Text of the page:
PART 7: REACH OUT & TOUCH THE SKY, but don't fall off the garage.
I have a very old picture of the back yard when no garage existed. I can only speculate that Grandpa built it sometime after buying the house. I had not been born. If fact I don't think my Mom had been born.
The newly built garage had a pointed roof, not very high at the edges, I’d say 7 feet. It was positioned next to the neighbors garage. Both one car garages were about the same size and only about three feet separated them. Ours sat on the left property line. I know this because if you walked down the isle between the garages, the chain link fence separating the property (the one Grandma’s garden was next to) had its main post anchored next to our garage, and a little three foot chain link section was built across, connecting the other garage so you could not get into the back yard without climbing over it. Once you climbed up and stood on the fence, it was an easy reach to the top of the garage.
Even a little guy could grab the top edge of the roof as he was climbing over the fence to steady himself and then jump down to the other side. The back of the garage had a sort of room built on it so if you went in the front you could go out the back room and out the door into the back yard. The “add- on” room had a slightly slanted, but mostly flat roof. I found when I was standing on the fence separating the garages, that this flat part of the roof came up to about my chest, and I guess I was about three feet tall at the time. I could then put both hands palms down, on the tarred surface and push myself up in a straight armed position. It was a simple matter of swinging one leg over the top and then rolling over to pull the rest of me up and I could stand upright on this part of the garage. Then, it was a simple matter to climb up to the pointed part of the roof (what a roofer calls the ‘cap’) and suddenly there was a birds eye view of everything in the neighborhood.
This was one of the greatest places you could be when you were 5. Grandpa new I played on top of the garage and he kind of tolerated it. So did Grandma but she liked it a lot less. Usually she made me get down. I used to sit up there for hours. Once, after a particularly long and gratifying visit, Grandma & Grandpa came out, ready to go someplace and he walked to the edge and said I should get down. I can’t remember how I regularly got off . I think I went back to the flat roof in the back, hung onto the edge, swung my legs down, extended my arms and sort of just dropped to the ground. But this time He held his arms out and said “Jump!”. I hesitated and then stepped off the edge. Well, I sort of launched myself....he didn’t quite catch me. He did not exactly drop me, it just wasn’t what you would call a success.
I hit the ground on my hands and knees, with Grandpa breaking my fall. It probably wasn’t the last time I played on the roof of the garage, but it was the last time I remember jumping off into anybody’s arms.
Grandpa kept all sorts of interesting things in his garage. Many tools and supplies. The barn type garage doors were secured only with a small pad lock. Grandpa never had problems with burglars. There was the usual ‘open’ space for the car, and two small rooms built on the left side. There was so much stuff in the garage, the car was never parked in there. The room in front was about the same size as the basement office and had been built later. There was a window in this room and a small desk. This clearly was for “CUSTOMERS” and visitors. I don’t remember ever seeing any customers. Pops business was, I think, mostly ‘word-of-mouth’ and he went to the customer, not the other way around. This was still clearly an office for the public. In any case, I wasn’t allowed in there either.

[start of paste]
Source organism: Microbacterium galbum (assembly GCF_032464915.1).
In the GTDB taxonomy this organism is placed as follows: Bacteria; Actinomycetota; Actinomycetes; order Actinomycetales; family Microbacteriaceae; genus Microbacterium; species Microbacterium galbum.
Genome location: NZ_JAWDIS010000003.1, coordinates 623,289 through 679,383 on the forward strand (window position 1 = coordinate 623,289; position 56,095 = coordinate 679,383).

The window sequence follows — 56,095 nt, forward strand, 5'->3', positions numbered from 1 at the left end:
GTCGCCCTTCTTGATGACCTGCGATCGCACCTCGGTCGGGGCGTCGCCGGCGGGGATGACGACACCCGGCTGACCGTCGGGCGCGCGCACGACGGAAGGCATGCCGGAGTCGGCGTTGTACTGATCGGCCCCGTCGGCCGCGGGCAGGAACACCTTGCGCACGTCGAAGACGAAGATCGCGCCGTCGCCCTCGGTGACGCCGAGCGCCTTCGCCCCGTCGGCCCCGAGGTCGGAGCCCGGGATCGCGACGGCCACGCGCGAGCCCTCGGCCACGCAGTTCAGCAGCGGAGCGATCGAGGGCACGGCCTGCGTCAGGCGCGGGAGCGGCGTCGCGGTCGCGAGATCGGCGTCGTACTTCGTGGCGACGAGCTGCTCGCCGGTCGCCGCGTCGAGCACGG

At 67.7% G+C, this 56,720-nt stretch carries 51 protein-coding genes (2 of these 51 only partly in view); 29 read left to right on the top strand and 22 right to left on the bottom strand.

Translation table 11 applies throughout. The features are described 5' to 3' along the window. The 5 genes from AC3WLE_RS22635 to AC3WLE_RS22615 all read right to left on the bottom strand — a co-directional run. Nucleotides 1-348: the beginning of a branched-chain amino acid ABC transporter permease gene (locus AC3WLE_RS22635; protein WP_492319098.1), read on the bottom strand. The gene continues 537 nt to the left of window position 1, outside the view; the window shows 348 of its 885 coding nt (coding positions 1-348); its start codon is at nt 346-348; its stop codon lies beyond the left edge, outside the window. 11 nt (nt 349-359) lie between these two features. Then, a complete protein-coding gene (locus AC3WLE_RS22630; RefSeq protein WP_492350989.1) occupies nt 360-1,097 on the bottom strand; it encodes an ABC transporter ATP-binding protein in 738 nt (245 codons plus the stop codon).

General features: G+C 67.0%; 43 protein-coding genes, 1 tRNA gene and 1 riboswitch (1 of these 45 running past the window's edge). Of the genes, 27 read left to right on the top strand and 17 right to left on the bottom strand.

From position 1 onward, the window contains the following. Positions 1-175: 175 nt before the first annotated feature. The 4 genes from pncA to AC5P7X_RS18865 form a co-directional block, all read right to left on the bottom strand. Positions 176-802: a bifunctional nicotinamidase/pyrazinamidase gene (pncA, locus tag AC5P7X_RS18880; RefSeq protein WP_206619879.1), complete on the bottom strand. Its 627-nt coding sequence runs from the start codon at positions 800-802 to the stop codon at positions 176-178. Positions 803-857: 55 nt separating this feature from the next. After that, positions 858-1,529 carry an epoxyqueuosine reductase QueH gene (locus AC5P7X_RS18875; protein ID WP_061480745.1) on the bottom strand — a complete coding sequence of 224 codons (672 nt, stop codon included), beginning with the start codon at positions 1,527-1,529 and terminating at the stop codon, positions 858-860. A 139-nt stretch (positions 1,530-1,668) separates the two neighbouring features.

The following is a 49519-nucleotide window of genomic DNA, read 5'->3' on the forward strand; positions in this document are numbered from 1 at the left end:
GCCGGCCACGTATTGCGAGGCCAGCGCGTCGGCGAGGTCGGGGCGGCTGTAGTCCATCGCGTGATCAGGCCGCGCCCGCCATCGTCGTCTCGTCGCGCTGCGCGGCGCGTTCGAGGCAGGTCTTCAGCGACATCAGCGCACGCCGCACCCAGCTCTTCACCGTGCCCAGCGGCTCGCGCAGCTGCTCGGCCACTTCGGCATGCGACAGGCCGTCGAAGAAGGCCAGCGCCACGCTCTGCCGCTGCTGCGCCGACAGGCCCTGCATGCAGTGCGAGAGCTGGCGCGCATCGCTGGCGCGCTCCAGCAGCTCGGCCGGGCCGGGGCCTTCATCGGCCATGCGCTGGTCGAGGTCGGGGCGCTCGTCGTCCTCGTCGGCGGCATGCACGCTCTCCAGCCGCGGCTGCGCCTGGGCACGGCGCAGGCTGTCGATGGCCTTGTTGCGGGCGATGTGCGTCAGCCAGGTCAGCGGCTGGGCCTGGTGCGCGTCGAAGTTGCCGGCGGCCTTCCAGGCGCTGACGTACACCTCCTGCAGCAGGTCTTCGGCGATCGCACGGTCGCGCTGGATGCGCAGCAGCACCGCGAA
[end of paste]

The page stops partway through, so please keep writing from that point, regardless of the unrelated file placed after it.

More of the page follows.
The other room in the garage was really a long narrow back room, running the full width of the garage, with lots of tools in it. It had a 'back' door. This was the roof I could reach while standing on the fence.
Grandpa made many of his own tools. If he needed a special tool, He did not run out and buy it. He simply used his ‘other’ tools it make what he needed. He could soften and bend steel. He could melt certain types of metals into a liquid. He could make and thread his own bolts and spikes. He could bend, pull, twist, shape, punch holes in and remake just about anything he needed in his plumbing business. He had vices of various sizes, a lathe, a pipe threader, and an anvil.
It you have ever seen an old west movie, where there is a “LIVERY” stable and a blacksmith banging on a horseshoe, sticking it into the hearth fire and the banging it and bending it some more, then you have seen Grandpa at work in his garage. Of course he wasn’t making wagon wheels or horseshoes, he would be making water supply valves for a bathtub or drain pipes for a toilet. It took skills not just anyone had.
In 1980’s and 90’s plastic pipe and fittings are being used in houses and general construction, but in the 1930s, 40s, & 50s there was only steel, lead and iron. It took training, practice and a real talent to walk into an empty room, look around and respond to the customer what it would take to transform that room into a bathroom or a kitchen. Not only could he do that but usually bought the appliances, the supplies and fixtures, then gave the customer an estimate of the costs, including his bill for labor and technical expertise. He installed the fixtures, replaced floors, pipes, ceramic tiles, grouting and sewer drains. He put in drop ceilings, did sub flooring, laid linoleum, and nailed up plaster board. He could replace outdoor well pumps and do a little electrical work on the side. “Plumbing, Heating & Cooling” were his mottoes. He was not an electrician as evidenced by the jolt I saw him get one day working on his 'fuse' box (better know today as the electrical/breaker box inside your home).